In this study, we present the clinical, radiological and histopathological features as well as follow-up data of two cases of intraventricular liponeurocytomas, and also review the related literature. We discuss the characteristics of cerebellar liponeurocytoma that may prove useful in identifying this rare tumor.


A 29-year-old man complained of episodic headache for 3 months, progressive aggravation and occasional vomiting. There was no seizure or disorder of consciousness, the patient had normal sensory motor examination. CT scan revealed an isodense to slight hyperdense round mass in the supratentorial right lateral ventricle. The diameter of the mass was approximately 4.5 cm. The lesion was heterogeneous, and an irregular hypodense similar to fat was observed within the lesion (Figure 1A). MRI showed heterogeneous intensity on T1-weighted imaging (T1WI) and T2-weighted imaging (T2WI). The majority of the mass displayed isointensity on T1 and T2 WI as well as high intensity on diffusion-weighted imaging (DWI), and speckled and plaque-like hyperintensity resembling fat could also be seen inside the tumor on T1WI. Mild enhancement was observed after gadolinium administration (Figure 1B-1D). The septum pellucidum was displaced to the left.

CT and MRI of patient 1.

Figure 1: CT and MRI of patient 1. A. CT showed a solid lesion in the right lateral ventricle, with fat component (hypodense). (B., C., D.) Brain MRI (axial T1WI and T2WI, gadolinium-enhanced T1WI) showed an irregular mass measuring 4.5cm in diameter with a definite boundary in the right lateral ventricle. The mass had heterogeneous components: neuronal (hypo- to isointensity on T1WI and isointensity on T2WI) and fat (strongly T1WI hyperintensity and moderately T2WI hyperintensity). Contrast enhancement of the mass was slight and inhomogeneous.

The lesion was operated through a right fronto-parietal craniotomy. Under operative microscopy, the mass was mostly located in the front of right lateral ventricle, the base of the mass was situated in the anterior of septum pellucidum, tightly adhering to the thalamus and thalamostriate vein. The mass was yellow-gray, soft suckable, moderately vascular and microcystic. Gross total resection of the tumor was achieved.

The second patient was a 48-year-old woman presented with headache for 1 year, progressive aggravation and numbness of right upper limb. Physical examination showed the decline of superficial sensation of right limbs. MRI revealed an irregular mass with isointensity on T1 and T2WI, several microcysts and slight enhancement on contrast. The mass was located in the fourth ventricle, and involved the right cerebellar hemisphere and lateral foramen of the fourth ventricle (Figure 2A-2C). The mass effect of the lesion was evident, but no surrounding edema was observed.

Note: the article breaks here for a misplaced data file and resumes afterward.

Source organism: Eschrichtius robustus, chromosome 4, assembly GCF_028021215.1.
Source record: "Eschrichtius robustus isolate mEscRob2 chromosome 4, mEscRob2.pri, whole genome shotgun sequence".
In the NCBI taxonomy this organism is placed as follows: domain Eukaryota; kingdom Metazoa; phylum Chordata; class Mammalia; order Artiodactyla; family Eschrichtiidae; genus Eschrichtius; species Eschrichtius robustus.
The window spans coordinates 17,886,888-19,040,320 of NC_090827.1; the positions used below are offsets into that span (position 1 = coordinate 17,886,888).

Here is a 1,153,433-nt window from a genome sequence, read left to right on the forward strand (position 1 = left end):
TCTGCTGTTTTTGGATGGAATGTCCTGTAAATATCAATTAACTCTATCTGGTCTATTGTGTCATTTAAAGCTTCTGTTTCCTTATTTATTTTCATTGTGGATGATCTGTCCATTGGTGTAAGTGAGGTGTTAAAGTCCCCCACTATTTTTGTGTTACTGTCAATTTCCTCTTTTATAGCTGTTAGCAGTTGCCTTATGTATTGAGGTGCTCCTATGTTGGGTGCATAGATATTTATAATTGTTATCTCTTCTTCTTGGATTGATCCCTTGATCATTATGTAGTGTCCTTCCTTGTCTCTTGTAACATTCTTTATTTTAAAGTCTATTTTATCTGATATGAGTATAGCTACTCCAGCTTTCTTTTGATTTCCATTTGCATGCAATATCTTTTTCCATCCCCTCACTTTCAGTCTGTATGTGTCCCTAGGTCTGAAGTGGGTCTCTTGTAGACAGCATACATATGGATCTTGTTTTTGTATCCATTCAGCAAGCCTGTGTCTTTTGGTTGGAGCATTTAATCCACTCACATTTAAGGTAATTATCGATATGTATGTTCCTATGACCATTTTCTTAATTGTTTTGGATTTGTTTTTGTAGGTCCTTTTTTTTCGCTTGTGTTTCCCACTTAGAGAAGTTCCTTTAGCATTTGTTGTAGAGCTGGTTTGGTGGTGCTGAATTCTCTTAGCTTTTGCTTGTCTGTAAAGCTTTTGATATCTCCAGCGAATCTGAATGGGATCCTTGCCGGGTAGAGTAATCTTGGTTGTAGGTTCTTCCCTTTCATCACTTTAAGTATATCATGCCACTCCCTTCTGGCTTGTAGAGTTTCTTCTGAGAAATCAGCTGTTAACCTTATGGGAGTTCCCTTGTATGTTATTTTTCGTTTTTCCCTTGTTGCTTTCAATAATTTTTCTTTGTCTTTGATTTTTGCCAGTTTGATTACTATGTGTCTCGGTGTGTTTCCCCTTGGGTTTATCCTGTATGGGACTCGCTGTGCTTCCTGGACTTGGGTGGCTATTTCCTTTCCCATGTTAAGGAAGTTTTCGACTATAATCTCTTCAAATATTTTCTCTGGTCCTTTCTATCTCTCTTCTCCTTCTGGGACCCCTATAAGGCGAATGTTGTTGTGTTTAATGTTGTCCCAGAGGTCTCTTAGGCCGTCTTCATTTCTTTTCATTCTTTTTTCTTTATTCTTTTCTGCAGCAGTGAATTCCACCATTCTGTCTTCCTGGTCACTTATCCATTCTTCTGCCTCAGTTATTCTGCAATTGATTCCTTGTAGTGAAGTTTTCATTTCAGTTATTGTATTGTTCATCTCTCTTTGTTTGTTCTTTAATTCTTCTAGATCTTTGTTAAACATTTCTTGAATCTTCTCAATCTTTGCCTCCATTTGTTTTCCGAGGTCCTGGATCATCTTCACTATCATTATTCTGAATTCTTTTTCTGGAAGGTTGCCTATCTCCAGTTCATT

The neurosurgical excision of the tumor was performed by foramen magnum region craniotomy. The mass was located at the right side of the top of the fourth ventricle, grown down along the cerebellar medullary fissure to the middle of the second cervical vertebral plate, and compressed the medulla oblongata and upper cervical cord. The mass was well-defined, generally yellowish and moderately vascular. Gross total resection of this tumor was achieved.

MRI findings in patient 2.

Figure 2: MRI findings in patient 2. A., B., C. Brain MRI (axial T1WI and T2WI, coronal T1WI with contrast enhancement). These images showed an irregular lesion filling up the fourth ventricle, and extending down along the cerebellar medullary fissure. The lesion was isointensity on T1 and T2WI with microcysts. Contrast enhancement was slightly observed in the lesion.

Histopathological examination showed yellowish coloration, granular calcification and lipomatous tissue in patient 1, and grayish appearance with lipoid tissue in patient 2, on the sections of gross specimen. For two cases, histopathology showed a background of isomorphic small neoplastic cells resembling neurocyte with focal lipomatous differentiation, round to oval hyperchromatic nuclei and clear cytoplasm. Besides the background, the tumors showed respectively the neoplastic cells arrayed intensively with a lot of aggregative cells between the nests of tumor cells in patient 1 (Figure 3A), and the neuropil among tumor cells with occasional adipocyte differentiation in patient 2 (Figure 3B). In the two intraventricular tumors, early and mature neuronal markers such as Synaptophysin (Figure 3C), Neuron specific enolase (NSE), Microtubule-associated protein 2 (MAP-2) and S-100 (Figure 3D) were expressed in neoplastic cells. In patient 2, Neuronal nuclear antigen (NeuN) was immunopositive in tumor cell nuclei (Figure 3E). However, Glial fibrillary acid protein (GFAP) and Neurofilament (NF) were all negative in two patients (Figure 3F). MIB-1 labeling indices were all less than 5 % in two cases (3-4 % for patient 1 and 1-2 % for patient 2). On the basis of these histopathological findings, intraventricular liponeurocytomas were diagnosed in the end.